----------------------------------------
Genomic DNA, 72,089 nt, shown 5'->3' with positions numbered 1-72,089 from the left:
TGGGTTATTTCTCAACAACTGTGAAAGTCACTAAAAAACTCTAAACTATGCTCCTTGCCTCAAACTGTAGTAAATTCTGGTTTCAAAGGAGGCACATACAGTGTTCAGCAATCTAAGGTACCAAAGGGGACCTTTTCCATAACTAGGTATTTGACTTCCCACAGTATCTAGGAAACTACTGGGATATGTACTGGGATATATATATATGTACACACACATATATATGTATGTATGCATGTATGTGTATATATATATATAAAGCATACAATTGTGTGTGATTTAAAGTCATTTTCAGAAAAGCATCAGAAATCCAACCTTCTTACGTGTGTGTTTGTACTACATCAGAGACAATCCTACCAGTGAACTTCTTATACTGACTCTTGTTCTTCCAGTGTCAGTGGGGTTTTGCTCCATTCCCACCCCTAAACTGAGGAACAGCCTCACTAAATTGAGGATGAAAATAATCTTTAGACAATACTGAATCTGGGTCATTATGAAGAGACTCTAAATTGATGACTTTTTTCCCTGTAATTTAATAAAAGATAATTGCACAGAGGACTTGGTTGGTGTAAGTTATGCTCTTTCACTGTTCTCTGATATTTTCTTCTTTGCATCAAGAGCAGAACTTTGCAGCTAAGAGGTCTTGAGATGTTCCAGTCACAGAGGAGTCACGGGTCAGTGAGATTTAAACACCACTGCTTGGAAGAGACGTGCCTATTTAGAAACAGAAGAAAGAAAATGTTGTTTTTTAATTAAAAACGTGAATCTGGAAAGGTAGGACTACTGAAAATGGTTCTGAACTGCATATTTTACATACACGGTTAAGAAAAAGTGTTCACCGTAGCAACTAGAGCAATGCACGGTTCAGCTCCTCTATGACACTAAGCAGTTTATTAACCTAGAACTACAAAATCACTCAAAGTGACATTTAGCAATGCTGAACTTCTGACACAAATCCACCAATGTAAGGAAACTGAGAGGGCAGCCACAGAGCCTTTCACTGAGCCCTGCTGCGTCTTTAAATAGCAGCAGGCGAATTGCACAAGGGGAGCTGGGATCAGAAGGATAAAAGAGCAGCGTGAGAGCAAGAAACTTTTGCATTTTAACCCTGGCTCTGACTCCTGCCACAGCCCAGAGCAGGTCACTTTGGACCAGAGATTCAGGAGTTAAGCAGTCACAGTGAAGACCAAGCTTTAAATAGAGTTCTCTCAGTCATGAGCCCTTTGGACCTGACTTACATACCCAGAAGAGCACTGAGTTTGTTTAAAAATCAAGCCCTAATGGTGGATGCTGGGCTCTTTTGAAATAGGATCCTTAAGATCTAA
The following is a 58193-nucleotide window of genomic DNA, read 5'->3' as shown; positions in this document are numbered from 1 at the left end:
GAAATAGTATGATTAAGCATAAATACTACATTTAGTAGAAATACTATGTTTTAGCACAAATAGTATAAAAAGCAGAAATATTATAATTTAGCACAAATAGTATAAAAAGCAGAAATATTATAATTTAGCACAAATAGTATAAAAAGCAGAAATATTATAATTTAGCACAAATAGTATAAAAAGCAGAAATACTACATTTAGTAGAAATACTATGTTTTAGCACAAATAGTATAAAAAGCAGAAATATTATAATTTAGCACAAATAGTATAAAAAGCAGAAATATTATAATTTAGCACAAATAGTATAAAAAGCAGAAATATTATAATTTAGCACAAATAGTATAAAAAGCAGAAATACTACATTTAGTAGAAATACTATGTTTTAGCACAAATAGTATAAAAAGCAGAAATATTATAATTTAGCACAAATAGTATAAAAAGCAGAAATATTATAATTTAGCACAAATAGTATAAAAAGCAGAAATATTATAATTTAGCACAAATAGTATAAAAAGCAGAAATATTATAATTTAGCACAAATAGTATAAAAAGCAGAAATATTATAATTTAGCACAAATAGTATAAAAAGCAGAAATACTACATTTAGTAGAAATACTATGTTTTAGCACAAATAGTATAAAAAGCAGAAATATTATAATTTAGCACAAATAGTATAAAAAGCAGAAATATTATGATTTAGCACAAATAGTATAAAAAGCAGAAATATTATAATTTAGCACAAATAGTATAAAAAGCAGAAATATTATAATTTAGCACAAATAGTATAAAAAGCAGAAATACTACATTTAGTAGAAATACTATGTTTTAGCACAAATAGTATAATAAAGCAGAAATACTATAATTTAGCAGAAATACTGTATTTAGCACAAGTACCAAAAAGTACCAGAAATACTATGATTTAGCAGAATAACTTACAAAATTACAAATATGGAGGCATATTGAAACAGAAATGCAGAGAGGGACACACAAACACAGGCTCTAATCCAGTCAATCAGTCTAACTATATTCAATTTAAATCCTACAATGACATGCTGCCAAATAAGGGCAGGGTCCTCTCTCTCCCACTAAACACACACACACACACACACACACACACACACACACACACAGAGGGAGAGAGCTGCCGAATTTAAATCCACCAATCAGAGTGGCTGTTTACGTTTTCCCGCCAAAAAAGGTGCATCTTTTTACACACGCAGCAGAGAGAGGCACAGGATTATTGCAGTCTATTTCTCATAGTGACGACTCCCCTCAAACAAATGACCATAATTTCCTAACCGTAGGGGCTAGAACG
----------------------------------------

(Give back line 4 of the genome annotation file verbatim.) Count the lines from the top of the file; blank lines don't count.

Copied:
GAAATAGTATGATTAAGCATAAATACTACATTTAGTAGAAATACTATGTTTTAGCACAAATAGTATAAAAAGCAGAAATATTATAATTTAGCACAAATAGTATAAAAAGCAGAAATATTATAATTTAGCACAAATAGTATAAAAAGCAGAAATATTATAATTTAGCACAAATAGTATAAAAAGCAGAAATACTACATTTAGTAGAAATACTATGTTTTAGCACAAATAGTATAAAAAGCAGAAATATTATAATTTAGCACAAATAGTATAAAAAGCAGAAATATTATAATTTAGCACAAATAGTATAAAAAGCAGAAATATTATAATTTAGCACAAATAGTATAAAAAGCAGAAATACTACATTTAGTAGAAATACTATGTTTTAGCACAAATAGTATAAAAAGCAGAAATATTATAATTTAGCACAAATAGTATAAAAAGCAGAAATATTATAATTTAGCACAAATAGTATAAAAAGCAGAAATATTATAATTTAGCACAAATAGTATAAAAAGCAGAAATATTATAATTTAGCACAAATAGTATAAAAAGCAGAAATATTATAATTTAGCACAAATAGTATAAAAAGCAGAAATACTACATTTAGTAGAAATACTATGTTTTAGCACAAATAGTATAAAAAGCAGAAATATTATAATTTAGCACAAATAGTATAAAAAGCAGAAATATTATGATTTAGCACAAATAGTATAAAAAGCAGAAATATTATAATTTAGCACAAATAGTATAAAAAGCAGAAATATTATAATTTAGCACAAATAGTATAAAAAGCAGAAATACTACATTTAGTAGAAATACTATGTTTTAGCACAAATAGTATAATAAAGCAGAAATACTATAATTTAGCAGAAATACTGTATTTAGCACAAGTACCAAAAAGTACCAGAAATACTATGATTTAGCAGAATAACTTACAAAATTACAAATATGGAGGCATATTGAAACAGAAATGCAGAGAGGGACACACAAACACAGGCTCTAATCCAGTCAATCAGTCTAACTATATTCAATTTAAATCCTACAATGACATGCTGCCAAATAAGGGCAGGGTCCTCTCTCTCCCACTAAACACACACACACACACACACACACACACACACACACACACAGAGGGAGAGAGCTGCCGAATTTAAATCCACCAATCAGAGTGGCTGTTTACGTTTTCCCGCCAAAAAAGGTGCATCTTTTTACACACGCAGCAGAGAGAGGCACAGGATTATTGCAGTCTATTTCTCATAGTGACGACTCCCCTCAAACAAATGACCATAATTTCCTAACCGTAGGGGCTAGAACG